we haven't done a good enough job. No player is able to give good 
feedback based on pushed trailers, teasers and screenshots. We don't 
want to end up like Fallout 76. F76 is a game made by managers, not by 
game developers.

So we are asking you for money so that we can buy ourselves time. Time 
to communicate with you, to discuss, to gather feedback and to argue, 
so that together we can create the best cyberpunk game the world has 
ever seen. And we apologies for hyping ourselves up and getting you 
involved. And we ask you to trust us. Because if you can't trust us, we 
shouldn't be making computer games, we should be making hundreds of 
mobile games.

Will you give us a second chance?


all the people who are working on the Cyberpunk 2077 project and still 
want to bring a first class product to the market. 

~ Xef A. (x14km2d) Michaels 
(the new Cyberpunk 2077 Project CEO)

Of course, in retrospect, this is smart shit for a person not involved in the project. The best computer player still sits behind the monitor and watches a stream in which he would do everything, but really everything better.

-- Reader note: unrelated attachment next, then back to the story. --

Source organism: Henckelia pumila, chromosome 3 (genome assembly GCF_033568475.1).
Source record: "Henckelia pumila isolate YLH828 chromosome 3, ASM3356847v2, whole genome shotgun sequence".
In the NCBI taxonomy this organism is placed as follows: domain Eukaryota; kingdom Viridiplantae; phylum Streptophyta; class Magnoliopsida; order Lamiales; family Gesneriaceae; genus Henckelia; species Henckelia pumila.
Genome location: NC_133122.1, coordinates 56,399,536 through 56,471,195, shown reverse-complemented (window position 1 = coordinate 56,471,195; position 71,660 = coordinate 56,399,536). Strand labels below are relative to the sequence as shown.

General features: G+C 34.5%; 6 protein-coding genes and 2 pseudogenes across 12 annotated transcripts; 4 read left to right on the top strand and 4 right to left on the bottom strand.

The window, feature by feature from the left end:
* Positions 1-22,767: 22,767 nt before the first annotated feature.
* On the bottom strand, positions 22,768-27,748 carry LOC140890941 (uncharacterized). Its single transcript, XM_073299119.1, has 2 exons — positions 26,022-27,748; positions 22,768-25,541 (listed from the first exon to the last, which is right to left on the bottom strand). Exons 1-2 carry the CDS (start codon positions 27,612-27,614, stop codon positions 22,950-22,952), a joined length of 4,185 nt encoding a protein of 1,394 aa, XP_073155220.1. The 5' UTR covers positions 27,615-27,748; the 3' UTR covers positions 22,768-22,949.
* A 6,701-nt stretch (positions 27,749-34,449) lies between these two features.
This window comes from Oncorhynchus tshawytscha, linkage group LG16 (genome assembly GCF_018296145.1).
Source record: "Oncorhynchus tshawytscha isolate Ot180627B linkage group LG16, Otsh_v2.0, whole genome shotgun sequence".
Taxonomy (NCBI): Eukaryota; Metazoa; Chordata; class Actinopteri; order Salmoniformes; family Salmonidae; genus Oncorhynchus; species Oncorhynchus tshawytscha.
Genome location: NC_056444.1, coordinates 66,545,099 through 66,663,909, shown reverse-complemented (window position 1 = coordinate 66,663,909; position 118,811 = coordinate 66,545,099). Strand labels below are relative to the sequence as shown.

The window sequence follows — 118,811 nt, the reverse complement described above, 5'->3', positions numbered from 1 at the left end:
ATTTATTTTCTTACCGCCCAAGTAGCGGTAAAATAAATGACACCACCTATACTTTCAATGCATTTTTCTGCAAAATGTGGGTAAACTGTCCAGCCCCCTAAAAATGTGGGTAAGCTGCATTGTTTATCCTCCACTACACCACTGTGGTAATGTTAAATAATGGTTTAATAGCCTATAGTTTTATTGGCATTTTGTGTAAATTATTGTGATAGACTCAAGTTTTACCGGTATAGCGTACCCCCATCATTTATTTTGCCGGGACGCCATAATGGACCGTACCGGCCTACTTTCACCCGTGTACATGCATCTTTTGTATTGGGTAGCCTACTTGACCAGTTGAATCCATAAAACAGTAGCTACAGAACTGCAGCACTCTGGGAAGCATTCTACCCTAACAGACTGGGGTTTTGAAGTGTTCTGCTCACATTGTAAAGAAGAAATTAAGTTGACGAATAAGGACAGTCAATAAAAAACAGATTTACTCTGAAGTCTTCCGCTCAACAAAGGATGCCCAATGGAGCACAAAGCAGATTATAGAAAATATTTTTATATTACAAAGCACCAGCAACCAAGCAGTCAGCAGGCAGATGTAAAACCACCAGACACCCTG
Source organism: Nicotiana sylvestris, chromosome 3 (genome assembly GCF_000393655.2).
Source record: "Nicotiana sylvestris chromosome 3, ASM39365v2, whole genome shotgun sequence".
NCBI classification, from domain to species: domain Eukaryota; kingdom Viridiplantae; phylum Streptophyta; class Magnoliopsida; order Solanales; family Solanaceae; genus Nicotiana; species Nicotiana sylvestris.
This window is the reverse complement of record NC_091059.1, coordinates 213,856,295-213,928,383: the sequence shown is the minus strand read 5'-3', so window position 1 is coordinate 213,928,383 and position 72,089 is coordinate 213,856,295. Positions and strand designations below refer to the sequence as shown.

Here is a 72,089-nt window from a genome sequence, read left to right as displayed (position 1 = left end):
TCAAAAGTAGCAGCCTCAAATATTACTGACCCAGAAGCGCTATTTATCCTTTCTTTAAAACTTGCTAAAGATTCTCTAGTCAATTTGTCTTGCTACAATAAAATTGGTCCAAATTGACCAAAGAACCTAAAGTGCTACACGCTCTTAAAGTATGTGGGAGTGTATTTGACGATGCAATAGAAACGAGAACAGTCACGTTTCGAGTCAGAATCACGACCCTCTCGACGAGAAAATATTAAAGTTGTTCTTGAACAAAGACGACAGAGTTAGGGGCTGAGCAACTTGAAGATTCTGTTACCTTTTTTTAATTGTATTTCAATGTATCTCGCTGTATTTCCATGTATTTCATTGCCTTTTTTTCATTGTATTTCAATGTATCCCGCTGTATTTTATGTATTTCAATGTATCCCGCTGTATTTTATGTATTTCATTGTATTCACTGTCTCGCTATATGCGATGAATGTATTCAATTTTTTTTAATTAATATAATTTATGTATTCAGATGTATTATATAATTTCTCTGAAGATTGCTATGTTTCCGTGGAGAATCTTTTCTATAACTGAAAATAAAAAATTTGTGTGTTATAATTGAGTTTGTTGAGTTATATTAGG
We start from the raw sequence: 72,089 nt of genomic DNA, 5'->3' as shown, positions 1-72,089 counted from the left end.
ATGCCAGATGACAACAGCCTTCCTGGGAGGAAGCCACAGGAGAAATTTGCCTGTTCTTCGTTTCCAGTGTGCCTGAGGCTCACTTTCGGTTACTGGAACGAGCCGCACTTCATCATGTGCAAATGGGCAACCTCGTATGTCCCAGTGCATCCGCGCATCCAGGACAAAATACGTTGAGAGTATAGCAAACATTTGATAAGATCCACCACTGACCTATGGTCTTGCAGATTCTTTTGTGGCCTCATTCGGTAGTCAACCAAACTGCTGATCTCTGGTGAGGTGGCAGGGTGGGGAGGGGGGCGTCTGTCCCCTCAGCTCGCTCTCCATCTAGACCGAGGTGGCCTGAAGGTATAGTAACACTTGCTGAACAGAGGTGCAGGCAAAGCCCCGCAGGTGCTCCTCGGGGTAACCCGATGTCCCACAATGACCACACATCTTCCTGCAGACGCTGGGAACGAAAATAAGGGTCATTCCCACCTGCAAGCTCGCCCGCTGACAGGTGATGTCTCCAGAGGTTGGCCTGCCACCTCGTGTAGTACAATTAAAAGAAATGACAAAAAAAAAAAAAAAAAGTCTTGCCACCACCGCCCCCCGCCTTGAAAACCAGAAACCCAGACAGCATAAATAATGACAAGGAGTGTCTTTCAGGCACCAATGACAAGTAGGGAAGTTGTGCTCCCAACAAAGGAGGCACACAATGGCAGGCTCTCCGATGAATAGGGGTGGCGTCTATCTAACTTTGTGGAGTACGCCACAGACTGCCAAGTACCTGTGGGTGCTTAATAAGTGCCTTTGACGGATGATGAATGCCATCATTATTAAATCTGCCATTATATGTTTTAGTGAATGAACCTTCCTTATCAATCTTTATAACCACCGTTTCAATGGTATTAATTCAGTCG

Like I said. I have no idea if the gaming community would have accepted this proposal, but it would have created more communication. Most of the time, problems lie in the lack of communication. This is what Alpha Game Investments produce. They create communication between developers and the community so that everyone can contribute to a good game. Sometimes I also have the feeling that solo developers and their computer games do so well on the market because, firstly, they prefer the alpha game investment process and, secondly, there is no team of managers behind the important decisions. Game studios and publishers need more CEOs. People with good instincts, leadership techniques and the will to take ownership of a project. Because sometimes decisions have to be made that aren’t so awesome. But I’m already slipping into another topic here.